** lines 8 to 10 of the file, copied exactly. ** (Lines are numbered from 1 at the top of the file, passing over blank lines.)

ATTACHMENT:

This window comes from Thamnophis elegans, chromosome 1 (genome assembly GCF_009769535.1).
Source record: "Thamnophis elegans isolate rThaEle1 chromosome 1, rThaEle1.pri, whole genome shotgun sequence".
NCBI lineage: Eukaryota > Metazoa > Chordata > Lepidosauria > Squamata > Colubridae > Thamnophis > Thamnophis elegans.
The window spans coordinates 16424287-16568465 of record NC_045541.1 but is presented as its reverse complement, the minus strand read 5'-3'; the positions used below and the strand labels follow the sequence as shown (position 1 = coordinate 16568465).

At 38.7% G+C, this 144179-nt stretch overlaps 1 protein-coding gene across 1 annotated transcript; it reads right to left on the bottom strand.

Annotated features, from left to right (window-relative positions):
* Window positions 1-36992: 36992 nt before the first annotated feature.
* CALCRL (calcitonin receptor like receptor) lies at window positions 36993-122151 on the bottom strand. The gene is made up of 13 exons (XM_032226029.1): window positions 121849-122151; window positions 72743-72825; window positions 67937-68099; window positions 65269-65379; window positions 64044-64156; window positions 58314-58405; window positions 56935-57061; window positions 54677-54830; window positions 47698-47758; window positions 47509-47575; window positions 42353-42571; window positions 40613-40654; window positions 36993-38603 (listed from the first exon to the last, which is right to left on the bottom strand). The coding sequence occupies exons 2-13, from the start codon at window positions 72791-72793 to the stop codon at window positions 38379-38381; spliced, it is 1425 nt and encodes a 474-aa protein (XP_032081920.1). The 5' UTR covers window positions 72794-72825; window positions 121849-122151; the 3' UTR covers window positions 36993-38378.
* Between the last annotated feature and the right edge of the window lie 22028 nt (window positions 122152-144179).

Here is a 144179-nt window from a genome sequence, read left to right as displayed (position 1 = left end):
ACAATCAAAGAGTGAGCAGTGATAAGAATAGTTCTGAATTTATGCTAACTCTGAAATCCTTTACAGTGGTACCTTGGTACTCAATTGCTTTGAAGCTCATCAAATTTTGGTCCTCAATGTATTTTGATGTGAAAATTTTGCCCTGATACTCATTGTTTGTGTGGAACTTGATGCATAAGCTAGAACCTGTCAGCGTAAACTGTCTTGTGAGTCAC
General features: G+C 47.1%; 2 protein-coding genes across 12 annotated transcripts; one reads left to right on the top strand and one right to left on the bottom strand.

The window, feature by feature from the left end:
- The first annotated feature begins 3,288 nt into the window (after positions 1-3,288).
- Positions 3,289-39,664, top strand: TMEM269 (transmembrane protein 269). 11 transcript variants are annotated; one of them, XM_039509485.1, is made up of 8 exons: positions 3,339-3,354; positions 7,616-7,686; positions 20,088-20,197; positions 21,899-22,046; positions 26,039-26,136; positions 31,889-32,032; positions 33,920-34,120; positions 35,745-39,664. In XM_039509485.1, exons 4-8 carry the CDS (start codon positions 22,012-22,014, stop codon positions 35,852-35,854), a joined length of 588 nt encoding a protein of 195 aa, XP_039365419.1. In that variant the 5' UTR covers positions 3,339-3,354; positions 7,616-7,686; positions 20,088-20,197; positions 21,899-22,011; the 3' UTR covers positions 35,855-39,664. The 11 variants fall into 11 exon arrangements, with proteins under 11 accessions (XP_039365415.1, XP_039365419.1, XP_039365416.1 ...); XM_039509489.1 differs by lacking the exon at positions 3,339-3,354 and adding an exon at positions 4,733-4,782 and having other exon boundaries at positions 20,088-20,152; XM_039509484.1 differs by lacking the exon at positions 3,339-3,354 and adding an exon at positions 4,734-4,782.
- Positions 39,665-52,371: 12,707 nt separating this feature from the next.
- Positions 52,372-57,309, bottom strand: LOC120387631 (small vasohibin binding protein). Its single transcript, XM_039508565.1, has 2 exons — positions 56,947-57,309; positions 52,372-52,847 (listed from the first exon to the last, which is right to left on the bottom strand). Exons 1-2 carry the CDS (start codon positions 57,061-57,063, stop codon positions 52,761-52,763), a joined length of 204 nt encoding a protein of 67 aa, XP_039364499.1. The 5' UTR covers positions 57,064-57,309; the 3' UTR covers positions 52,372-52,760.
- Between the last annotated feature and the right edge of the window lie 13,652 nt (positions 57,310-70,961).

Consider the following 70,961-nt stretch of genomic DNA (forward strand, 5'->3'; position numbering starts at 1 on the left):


* CALCRL (calcitonin receptor like receptor) lies at window positions 36993-122151 on the bottom strand. The gene is made up of 13 exons (XM_032226029.1): window positions 121849-122151; window positions 72743-72825; window positions 67937-68099; window positions 65269-65379; window positions 64044-64156; window positions 58314-58405; window positions 56935-57061; window positions 54677-54830; window positions 47698-47758; window positions 47509-47575; window positions 42353-42571; window positions 40613-40654; window positions 36993-38603 (listed from the first exon to the last, which is right to left on the bottom strand). The coding sequence occupies exons 2-13, from the start codon at window positions 72791-72793 to the stop codon at window positions 38379-38381; spliced, it is 1425 nt and encodes a 474-aa protein (XP_032081920.1). The 5' UTR covers window positions 72794-72825; window positions 121849-122151; the 3' UTR covers window positions 36993-38378.
* Between the last annotated feature and the right edge of the window lie 22028 nt (window positions 122152-144179).

Here is a 144179-nt window from a genome sequence, read left to right as displayed (position 1 = left end):